Dale M. Hilty, Associate Professor, received his PhD in counseling psychology from Department of Psychology at the Ohio State University. He has published studies in the areas of psychology, sociology, and religion. Between April 2017 and April 2018, his ten research teams published 55 posters at local, state, regional, national, and international nursing conferences.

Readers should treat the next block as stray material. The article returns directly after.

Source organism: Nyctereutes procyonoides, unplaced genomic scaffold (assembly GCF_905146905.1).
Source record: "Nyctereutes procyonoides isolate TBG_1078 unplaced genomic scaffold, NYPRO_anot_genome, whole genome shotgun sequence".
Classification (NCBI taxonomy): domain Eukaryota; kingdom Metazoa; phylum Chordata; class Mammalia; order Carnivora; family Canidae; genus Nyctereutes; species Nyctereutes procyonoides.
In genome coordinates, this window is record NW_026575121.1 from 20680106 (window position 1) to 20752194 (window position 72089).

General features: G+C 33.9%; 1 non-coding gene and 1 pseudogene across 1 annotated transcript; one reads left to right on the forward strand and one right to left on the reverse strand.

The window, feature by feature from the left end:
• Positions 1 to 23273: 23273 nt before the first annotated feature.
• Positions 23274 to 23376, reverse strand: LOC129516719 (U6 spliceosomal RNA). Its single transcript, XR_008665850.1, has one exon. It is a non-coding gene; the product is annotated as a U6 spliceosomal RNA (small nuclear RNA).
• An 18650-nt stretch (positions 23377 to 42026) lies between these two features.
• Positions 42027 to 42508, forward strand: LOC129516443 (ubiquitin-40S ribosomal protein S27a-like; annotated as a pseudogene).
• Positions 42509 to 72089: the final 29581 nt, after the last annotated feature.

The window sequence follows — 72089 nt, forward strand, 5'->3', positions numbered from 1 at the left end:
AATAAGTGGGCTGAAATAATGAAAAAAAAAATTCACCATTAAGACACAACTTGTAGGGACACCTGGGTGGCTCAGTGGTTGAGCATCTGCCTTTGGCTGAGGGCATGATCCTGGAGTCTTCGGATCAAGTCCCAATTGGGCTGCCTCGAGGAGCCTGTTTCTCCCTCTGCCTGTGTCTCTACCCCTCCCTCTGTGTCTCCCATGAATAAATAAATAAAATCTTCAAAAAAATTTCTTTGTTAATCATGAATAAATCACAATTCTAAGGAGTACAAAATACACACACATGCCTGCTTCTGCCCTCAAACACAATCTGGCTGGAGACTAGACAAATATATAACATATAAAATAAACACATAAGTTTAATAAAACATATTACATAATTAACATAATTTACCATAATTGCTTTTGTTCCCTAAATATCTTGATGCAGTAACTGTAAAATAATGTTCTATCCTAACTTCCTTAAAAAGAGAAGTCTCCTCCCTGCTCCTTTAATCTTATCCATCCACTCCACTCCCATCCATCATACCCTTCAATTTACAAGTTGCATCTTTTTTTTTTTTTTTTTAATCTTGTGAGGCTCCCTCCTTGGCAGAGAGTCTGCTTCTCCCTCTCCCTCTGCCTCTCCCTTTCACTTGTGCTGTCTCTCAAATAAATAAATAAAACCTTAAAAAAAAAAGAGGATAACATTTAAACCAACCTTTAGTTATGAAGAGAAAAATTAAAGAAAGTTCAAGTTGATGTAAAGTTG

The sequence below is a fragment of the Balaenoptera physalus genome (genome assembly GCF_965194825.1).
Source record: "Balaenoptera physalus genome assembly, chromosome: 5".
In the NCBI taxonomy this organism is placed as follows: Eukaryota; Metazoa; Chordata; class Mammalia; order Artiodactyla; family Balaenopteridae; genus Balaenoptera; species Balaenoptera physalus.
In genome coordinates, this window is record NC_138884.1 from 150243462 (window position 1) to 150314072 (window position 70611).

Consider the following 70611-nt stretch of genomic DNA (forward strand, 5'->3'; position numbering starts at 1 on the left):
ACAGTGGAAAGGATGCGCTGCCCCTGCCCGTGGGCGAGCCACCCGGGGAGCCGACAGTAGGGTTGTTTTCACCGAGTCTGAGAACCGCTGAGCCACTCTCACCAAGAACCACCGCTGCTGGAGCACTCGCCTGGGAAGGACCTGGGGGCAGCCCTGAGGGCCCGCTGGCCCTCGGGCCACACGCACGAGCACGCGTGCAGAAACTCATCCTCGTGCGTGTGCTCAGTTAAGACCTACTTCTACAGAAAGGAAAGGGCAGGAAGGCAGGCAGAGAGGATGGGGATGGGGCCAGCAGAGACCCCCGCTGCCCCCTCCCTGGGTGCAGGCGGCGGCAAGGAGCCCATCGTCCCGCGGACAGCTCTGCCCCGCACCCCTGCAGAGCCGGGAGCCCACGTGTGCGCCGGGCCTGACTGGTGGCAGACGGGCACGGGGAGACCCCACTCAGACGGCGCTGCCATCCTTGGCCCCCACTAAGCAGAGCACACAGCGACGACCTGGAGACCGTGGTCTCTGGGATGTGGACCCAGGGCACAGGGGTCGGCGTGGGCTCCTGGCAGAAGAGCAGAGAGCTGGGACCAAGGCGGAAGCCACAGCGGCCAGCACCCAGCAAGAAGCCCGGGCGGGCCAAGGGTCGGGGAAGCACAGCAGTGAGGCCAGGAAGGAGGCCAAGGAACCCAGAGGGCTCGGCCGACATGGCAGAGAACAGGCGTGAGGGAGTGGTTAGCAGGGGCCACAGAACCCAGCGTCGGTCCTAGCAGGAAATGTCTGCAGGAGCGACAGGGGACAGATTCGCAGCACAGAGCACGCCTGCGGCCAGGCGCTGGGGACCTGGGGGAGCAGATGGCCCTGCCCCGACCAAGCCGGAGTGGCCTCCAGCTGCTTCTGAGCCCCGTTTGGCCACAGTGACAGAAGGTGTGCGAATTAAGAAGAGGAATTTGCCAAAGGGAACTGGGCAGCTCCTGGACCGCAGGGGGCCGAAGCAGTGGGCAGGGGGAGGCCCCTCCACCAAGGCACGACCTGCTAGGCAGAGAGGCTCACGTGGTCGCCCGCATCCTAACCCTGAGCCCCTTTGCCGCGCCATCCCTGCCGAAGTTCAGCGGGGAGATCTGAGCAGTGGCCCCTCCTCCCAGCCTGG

Halter and colleagues (2017) reviewed primary research articles using the Nursing Turnover Cost Calculation Methodology and found the turnover rate was 27% (Duffield et al, 2014) in the United States. Halter and colleagues (2017) summarized Li and Jones\' (2013, p. ) findings: \"This review was based on ten studies, eight of which were in acute hospital settings, all conducted in the USA, with one also in each of Australasia and Canada. The review reported costs of per nurse turnover ranging from $10,098 to $88,000 ....\"\r\n\r\nThe purpose of this educational intervention was to determine whether high and moderate-low scores on self-efficacy differentiated coping skills with a sample of nursing students. Instrumentation: Self-Efficacy (Schwarzer & Jerusaslem, 1995), Wooden\'s Competitive Greatness (Hilty, 2017) construct (i.e., being the best you can be when your best is needed, continuous self-improvement, appreciating difficult challenges), and Greenglass\' et al. (1999) proactive coping, reflective coping, and strategic planning. If nursing students reported different levels of continuous self-improvement and coping skills in relation to self-efficacy, it may be possible to track these students following graduation to determine the relationship between turnover rates and these research constructs.\r\n\r\nA sample of Bachelor of Science in Nursing (BSN) traditional students were divided into two groups using the self-efficacy scales. Hypothesis 1: There would be a difference between self-efficacy (high and moderate-low scoring groups) when compared to the Proactive Coping, Reflective Coping, Strategic Planning scales (SPSS 25, Independent t-test). Hypothesis 2: A difference would be found using self-efficacy as the dependent variable and competitive greatness (i.e., continuous self-improvement) as the predicator variable (SPSS 25, linear regression). \r\n \r\n\r\n\r\nIndependent t-test (N=61) analyses found significant differences between Proactive Coping (p=.001 ), Reflective Coping (p=.001), and Strategic Planning (p=.001) scales. The linear regression analysis confirmed the hypothesis 2 prediction and produced a correlation between self-efficacy and competitive greatness of .515 (r square = .265) which is significant (F (1, 59)=21.307, p=.001). Higher levels of self-efficacy are associated with higher levels of continuous self-improvement.\r\n